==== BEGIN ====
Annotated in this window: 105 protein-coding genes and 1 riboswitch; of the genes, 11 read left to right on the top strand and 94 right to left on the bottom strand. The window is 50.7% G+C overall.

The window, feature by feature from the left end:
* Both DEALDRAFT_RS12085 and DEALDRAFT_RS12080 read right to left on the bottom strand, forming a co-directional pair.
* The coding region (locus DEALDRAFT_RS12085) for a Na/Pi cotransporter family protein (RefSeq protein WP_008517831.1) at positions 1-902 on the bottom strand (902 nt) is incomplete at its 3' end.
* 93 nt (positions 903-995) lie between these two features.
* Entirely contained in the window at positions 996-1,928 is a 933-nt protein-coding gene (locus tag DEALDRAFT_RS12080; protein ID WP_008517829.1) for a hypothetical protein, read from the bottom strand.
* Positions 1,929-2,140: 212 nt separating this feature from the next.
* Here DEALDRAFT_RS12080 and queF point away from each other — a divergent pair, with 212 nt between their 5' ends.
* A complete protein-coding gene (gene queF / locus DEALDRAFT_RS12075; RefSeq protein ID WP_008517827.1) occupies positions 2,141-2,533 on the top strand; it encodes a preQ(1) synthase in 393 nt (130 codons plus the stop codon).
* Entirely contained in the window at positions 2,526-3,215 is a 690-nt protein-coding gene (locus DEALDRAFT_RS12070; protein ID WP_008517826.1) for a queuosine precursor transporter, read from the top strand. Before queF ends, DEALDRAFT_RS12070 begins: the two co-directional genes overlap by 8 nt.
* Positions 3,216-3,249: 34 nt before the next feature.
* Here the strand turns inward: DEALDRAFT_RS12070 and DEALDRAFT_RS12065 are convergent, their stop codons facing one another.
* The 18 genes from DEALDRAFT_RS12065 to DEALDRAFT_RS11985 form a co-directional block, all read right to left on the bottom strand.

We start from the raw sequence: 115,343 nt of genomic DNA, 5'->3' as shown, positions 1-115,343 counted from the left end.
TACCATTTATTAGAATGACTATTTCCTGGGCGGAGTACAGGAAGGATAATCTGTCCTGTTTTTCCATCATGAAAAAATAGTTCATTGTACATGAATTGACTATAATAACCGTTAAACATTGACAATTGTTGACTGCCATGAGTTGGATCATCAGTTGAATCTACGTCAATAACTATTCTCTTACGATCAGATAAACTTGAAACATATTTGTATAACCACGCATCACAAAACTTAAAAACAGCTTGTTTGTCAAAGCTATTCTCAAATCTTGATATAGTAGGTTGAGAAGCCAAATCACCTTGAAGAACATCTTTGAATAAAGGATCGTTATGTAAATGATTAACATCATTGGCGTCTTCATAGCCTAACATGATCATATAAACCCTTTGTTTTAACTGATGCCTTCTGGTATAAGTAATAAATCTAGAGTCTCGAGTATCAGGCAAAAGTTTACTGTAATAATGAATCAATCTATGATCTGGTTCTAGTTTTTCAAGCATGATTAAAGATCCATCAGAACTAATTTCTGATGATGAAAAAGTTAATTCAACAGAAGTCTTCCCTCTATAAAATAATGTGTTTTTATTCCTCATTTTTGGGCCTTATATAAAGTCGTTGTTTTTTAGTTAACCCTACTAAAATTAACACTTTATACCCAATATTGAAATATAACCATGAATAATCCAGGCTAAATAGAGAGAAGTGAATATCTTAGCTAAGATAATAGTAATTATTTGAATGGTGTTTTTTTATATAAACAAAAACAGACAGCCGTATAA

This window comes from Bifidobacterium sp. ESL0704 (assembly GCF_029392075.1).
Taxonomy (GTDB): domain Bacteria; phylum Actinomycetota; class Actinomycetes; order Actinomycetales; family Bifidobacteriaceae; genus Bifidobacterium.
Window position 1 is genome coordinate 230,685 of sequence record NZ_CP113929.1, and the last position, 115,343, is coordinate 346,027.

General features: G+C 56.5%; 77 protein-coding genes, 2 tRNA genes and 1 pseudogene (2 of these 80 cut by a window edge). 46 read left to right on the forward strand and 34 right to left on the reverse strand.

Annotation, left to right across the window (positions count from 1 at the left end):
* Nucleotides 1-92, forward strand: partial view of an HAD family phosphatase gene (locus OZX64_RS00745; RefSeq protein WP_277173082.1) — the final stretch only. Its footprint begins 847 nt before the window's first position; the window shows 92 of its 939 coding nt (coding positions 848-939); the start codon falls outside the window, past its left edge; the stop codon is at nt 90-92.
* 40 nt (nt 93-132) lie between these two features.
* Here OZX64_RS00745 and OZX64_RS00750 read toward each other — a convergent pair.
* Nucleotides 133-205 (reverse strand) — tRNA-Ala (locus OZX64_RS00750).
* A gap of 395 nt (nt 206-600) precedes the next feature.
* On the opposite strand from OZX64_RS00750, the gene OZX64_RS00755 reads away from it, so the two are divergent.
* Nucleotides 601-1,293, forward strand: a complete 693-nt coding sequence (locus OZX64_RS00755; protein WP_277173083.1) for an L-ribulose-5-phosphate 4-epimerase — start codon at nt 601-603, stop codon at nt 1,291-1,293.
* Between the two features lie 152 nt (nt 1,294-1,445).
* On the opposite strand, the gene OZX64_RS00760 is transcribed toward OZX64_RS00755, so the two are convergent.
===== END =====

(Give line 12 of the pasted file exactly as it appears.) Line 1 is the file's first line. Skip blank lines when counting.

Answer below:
* Here the strand turns inward: DEALDRAFT_RS12070 and DEALDRAFT_RS12065 are convergent, their stop codons facing one another.